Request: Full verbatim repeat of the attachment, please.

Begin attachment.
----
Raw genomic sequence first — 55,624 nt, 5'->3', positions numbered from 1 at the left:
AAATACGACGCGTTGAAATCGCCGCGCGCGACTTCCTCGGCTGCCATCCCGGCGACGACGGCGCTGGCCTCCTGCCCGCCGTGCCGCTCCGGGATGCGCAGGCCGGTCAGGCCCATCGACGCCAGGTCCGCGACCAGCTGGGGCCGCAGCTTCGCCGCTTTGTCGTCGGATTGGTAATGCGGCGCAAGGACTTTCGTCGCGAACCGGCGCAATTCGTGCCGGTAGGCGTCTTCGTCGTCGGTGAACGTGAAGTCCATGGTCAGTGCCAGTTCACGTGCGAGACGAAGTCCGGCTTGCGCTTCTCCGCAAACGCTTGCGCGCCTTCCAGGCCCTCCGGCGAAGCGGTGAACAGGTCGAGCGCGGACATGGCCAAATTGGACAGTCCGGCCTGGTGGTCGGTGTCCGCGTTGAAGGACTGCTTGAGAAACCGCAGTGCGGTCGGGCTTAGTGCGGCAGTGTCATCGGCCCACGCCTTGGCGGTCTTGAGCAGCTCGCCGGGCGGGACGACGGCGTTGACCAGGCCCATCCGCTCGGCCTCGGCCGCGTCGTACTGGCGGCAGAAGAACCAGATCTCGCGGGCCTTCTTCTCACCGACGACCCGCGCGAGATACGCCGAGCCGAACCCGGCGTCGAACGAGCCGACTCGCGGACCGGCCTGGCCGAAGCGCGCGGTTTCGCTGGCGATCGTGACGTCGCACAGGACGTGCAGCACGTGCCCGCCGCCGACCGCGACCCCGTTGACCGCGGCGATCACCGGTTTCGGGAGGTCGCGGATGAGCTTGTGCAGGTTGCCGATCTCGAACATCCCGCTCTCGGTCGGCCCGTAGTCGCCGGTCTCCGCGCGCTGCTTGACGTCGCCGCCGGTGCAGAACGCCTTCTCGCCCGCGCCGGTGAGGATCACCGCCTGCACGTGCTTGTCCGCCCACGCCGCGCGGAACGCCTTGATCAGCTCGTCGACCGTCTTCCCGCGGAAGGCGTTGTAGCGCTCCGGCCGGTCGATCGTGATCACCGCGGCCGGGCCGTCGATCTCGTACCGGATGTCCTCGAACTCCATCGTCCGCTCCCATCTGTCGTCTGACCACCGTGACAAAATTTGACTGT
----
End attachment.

Raw genomic sequence first — 55,624 nt, 5'->3', positions numbered from 1 at the left:
AAATACGACGCGTTGAAATCGCCGCGCGCGACTTCCTCGGCTGCCATCCCGGCGACGACGGCGCTGGCCTCCTGCCCGCCGTGCCGCTCCGGGATGCGCAGGCCGGTCAGGCCCATCGACGCCAGGTCCGCGACCAGCTGGGGCCGCAGCTTCGCCGCTTTGTCGTCGGATTGGTAATGCGGCGCAAGGACTTTCGTCGCGAACCGGCGCAATTCGTGCCGGTAGGCGTCTTCGTCGTCGGTGAACGTGAAGTCCATGGTCAGTGCCAGTTCACGTGCGAGACGAAGTCCGGCTTGCGCTTCTCCGCAAACGCTTGCGCGCCTTCCAGGCCCTCCGGCGAAGCGGTGAACAGGTCGAGCGCGGACATGGCCAAATTGGACAGTCCGGCCTGGTGGTCGGTGTCCGCGTTGAAGGACTGCTTGAGAAACCGCAGTGCGGTCGGGCTTAGTGCGGCAGTGTCATCGGCCCACGCCTTGGCGGTCTTGAGCAGCTCGCCGGGCGGGACGACGGCGTTGACCAGGCCCATCCGCTCGGCCTCGGCCGCGTCGTACTGGCGGCAGAAGAACCAGATCTCGCGGGCCTTCTTCTCACCGACGACCCGCGCGAGATACGCCGAGCCGAACCCGGCGTCGAACGAGCCGACTCGCGGACCGGCCTGGCCGAAGCGCGCGGTTTCGCTGGCGATCGTGACGTCGCACAGGACGTGCAGCACGTGCCCGCCGCCGACCGCGACCCCGTTGACCGCGGCGATCACCGGTTTCGGGAGGTCGCGGATGAGCTTGTGCAGGTTGCCGATCTCGAACATCCCGCTCTCGGTCGGCCCGTAGTCGCCGGTCTCCGCGCGCTGCTTGACGTCGCCGCCGGTGCAGAACGCCTTCTCGCCCGCGCCGGTGAGGATCACCGCCTGCACGTGCTTGTCCGCCCACGCCGCGCGGAACGCCTTGATCAGCTCGTCGACCGTCTTCCCGCGGAAGGCGTTGTAGCGCTCCGGCCGGTCGATCGTGATCACCGCGGCCGGGCCGTCGATCTCGTACCGGATGTCCTCGAACTCCATCGTCCGCTCCCATCTGTCGTCTGACCACCGTGACAAAATTTGACTGT